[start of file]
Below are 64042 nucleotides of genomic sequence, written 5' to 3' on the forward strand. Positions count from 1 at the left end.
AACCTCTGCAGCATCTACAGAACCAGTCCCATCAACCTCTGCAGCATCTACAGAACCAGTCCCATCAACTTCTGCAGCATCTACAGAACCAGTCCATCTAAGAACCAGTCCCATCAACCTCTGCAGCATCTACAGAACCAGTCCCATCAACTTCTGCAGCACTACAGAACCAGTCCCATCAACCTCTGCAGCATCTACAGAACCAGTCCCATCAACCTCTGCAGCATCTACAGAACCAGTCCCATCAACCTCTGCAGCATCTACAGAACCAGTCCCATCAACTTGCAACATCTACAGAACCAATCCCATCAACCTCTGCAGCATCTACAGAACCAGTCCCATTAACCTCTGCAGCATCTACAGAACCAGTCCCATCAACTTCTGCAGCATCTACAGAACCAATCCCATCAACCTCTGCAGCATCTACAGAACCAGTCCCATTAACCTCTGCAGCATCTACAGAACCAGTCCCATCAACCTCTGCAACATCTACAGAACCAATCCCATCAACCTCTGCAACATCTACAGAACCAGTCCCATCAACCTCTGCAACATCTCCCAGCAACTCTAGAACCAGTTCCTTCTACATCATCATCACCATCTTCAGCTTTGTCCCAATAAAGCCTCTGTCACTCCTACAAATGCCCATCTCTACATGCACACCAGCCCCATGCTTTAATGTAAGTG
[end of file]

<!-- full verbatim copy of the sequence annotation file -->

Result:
Below are 64042 nucleotides of genomic sequence, written 5' to 3' on the forward strand. Positions count from 1 at the left end.
AACCTCTGCAGCATCTACAGAACCAGTCCCATCAACCTCTGCAGCATCTACAGAACCAGTCCCATCAACTTCTGCAGCATCTACAGAACCAGTCCATCTAAGAACCAGTCCCATCAACCTCTGCAGCATCTACAGAACCAGTCCCATCAACTTCTGCAGCACTACAGAACCAGTCCCATCAACCTCTGCAGCATCTACAGAACCAGTCCCATCAACCTCTGCAGCATCTACAGAACCAGTCCCATCAACCTCTGCAGCATCTACAGAACCAGTCCCATCAACTTGCAACATCTACAGAACCAATCCCATCAACCTCTGCAGCATCTACAGAACCAGTCCCATTAACCTCTGCAGCATCTACAGAACCAGTCCCATCAACTTCTGCAGCATCTACAGAACCAATCCCATCAACCTCTGCAGCATCTACAGAACCAGTCCCATTAACCTCTGCAGCATCTACAGAACCAGTCCCATCAACCTCTGCAACATCTACAGAACCAATCCCATCAACCTCTGCAACATCTACAGAACCAGTCCCATCAACCTCTGCAACATCTCCCAGCAACTCTAGAACCAGTTCCTTCTACATCATCATCACCATCTTCAGCTTTGTCCCAATAAAGCCTCTGTCACTCCTACAAATGCCCATCTCTACATGCACACCAGCCCCATGCTTTAATGTAAGTG